Rubbish, stolen cars and bike riders ruin Port Gawler
By Lauren Parker
Motorcyclists are treating the Port Gawler conservation park as a motocross track, damaging fences, destroying vegetation and ignoring the law.
Added to this is rubbish dumping, burnt out stolen vehicles, and destruction of the fragile coastal environment.
The Plains Producer visited the area last Wednesday to witness the destruction first hand.
Rubbish is dumped in the middle of the road and fences cut, flattened and incapable of preventing access to bikes.
At the old wharf, just metres away from a still-smouldering (and presumably stolen) vehicle sit three kingfishers – testament to the area’s importance as a breeding ground for hundreds of bird species.
The Port Gawler area is a known bird watching area, but unfortunately, is just as well known as a destination for those wanting to ride their motorbikes – often unregistered – off road.
The problem worsened when Port Gawler Off Road Hire Park was forced to close as insurance companies refused to quote for insurance.
While there has long been an issue of people using off road vehicles in inappropriate areas, the closure of the hire park left no alternative for riders. Fences surrounding the Port Gawler Conservation Park have been cut and flattened. Wide motorbike tracks are clearly visible through the park, and dumped rubbish litters the roadways and conservation park.
Two Wells councillor Steve Kennedy is appalled by the lack of respect for the conservation park, and has been lobbying Department of Environment and Heritage to rebuild fencing surrounding the park in a bid to reduce damage and illegal activity.
John and Lisa Maiolo, who own the off road hire park, said there would easily be 40 bikes in the conservation park on weekends.
“Sometimes I think we’ve got a motocross race out there,” John said.
A new operator has reopened many of the tracks at the off road hire park, which it is hoped will reduce off road traffic in the coastal environment.
Last weekend, Mr Maiolo estimated 50 people used the off road park on the Saturday and 70 on the Sunday.
Even early Wednesday morning councillor Steve Kennedy warned a group of youths that riding their unregistered bike in the area was illegal.
The excuse – “Look around. Does it look like no-one else does it?”
Signs at the conservation park clearly state the allowed activities of walking, sightseeing, birdwatching and fishing, but banning camping, shooting and motorbikes. District Council of Mallala has erected signs on all its coastal access roads warning people the use of unregistered vehicles such as motorbikes is illegal on the coastline.
The Department for Environment and Heritage (DEH) is aware of the situation at Port Gawler.
The Port Gawler Conservation Park consists almost entirely of mangroves and was proclaimed to protect the mangroves and the habitat they provide for a wide range of marine wildlife including many species of aquatic birds.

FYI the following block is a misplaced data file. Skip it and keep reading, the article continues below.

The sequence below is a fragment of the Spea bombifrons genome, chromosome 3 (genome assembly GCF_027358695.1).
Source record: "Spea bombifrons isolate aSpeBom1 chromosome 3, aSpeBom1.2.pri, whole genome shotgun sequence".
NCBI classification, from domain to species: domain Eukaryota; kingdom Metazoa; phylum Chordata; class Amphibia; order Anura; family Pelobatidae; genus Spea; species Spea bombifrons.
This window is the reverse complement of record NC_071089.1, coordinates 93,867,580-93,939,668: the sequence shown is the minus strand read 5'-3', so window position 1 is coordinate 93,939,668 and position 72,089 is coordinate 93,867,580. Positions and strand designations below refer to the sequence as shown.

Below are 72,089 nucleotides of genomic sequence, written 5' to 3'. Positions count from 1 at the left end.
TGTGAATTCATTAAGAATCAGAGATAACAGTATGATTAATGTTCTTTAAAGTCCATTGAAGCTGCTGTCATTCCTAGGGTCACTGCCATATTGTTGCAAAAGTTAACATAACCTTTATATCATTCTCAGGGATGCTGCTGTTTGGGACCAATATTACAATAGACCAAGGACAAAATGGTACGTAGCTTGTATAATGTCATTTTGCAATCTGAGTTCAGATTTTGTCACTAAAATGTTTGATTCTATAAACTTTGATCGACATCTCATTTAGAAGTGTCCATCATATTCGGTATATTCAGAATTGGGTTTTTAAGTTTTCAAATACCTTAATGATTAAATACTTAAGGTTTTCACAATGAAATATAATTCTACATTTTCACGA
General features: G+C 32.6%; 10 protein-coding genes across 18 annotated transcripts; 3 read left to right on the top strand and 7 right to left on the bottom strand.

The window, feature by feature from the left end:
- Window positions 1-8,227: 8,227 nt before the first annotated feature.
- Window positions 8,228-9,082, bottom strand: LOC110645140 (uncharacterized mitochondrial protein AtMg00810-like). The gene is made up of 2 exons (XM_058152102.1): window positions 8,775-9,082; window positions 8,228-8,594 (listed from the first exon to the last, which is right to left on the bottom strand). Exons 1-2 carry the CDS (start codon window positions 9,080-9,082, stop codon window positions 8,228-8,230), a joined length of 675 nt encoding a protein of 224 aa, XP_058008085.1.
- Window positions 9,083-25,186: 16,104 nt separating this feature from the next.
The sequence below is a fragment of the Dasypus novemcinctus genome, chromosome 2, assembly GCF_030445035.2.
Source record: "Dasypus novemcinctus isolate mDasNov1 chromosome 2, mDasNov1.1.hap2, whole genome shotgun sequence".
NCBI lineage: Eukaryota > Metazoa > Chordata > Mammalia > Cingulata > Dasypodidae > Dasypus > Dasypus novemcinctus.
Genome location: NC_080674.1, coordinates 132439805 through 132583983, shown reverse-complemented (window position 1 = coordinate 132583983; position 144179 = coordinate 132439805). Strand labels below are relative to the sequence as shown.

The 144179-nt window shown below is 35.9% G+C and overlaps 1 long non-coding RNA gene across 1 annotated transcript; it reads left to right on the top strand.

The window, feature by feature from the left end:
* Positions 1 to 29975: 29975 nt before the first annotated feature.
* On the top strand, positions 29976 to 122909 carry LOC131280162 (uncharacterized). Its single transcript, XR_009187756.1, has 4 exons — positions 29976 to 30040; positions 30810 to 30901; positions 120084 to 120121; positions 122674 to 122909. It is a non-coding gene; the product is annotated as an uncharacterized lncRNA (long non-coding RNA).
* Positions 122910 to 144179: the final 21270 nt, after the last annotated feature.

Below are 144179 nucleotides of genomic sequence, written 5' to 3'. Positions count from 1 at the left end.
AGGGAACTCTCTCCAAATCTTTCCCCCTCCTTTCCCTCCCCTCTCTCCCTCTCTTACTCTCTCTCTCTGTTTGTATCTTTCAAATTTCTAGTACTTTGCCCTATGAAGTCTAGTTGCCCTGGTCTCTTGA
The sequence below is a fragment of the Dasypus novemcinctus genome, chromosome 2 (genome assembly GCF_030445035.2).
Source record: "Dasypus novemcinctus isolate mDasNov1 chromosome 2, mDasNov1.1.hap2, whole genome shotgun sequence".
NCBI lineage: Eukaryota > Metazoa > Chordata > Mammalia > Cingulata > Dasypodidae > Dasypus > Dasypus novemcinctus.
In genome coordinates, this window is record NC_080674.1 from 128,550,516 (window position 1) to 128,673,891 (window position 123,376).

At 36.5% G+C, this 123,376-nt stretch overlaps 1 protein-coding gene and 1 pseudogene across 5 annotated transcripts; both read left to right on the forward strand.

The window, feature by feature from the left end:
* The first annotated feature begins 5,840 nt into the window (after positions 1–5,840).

Dr Laurence Haegi, DEH Regional Conservator, Adelaide Region, said the area which was being damaged was unallotted Crown land outside the park and had been modified by previous land use.
“Although it therefore has lower nature conservation values, it still has environmental significance,” he said.
“The sign advising visitors they are approaching the park is located on this Crown land. Rangers conduct regular patrols of the park and check on the Crown land areas while they are in the vicinity.
“It is a shame some members of the community continue to vandalise fences in order to gain access to the land, damage the vegetation and dump rubbish.
Remoteness of the area makes it impractical for DEH to maintain a constant presence.
Dr Haegi said rubbish was removed and fences repaired when damage came to DEH attention.
“DEH works with the South Australian Police, local councils and the Mount Lofty Ranges NRM Board to try to encourage the community to do the right thing, and we are currently considering a number of options to try to prevent people from cutting fence lines,” he said.
Park bashers face tougher penalties
People who trash public land by squatting, dumping rubbish, riding motorbikes through native vegetation and destroying sand dunes for development will face harsher penalties under changes to the State’s environmental laws.
The penalties, which include fines of up to $20,000, could apply to those damaging the fragile Samphire Coast, particularly at Port Gawler.
In addition to fines of up to $20,000 for the most serious offences, other expiation notices for offences will also apply.
Minister for Environment and Conservation, Jay Weatherill, said destruction of public land such as sand dunes, riverbanks and parklands cost State government and local councils enormous amounts in clean-up bills.
“These tough new penalties send a clear message that damaging our environment in these ways is not acceptable,” he said.
“We’ve updated the legislation to increase penalties, but also cover more contemporary offences such as riding motorbikes off tracks through native vegetation.”
The Bill also requires the person who has caused damage to public land to fix it, or be liable for the costs.
“Dumping car bodies on public land, for example, not only costs money to clean up but also creates a haven for rabbits and foxes and increases the costs of pest control,” Mr Weatherill said.
“But before these changes, the maximum fine for any of these offences was just $100.
“Now expiation notices can be issued and very serious offences will attract fines of up to $20,000 through the courts.
PHOTO BELOW: Mallala councillor Steve Kennedy attempts to explain park regulations to unidentified riders.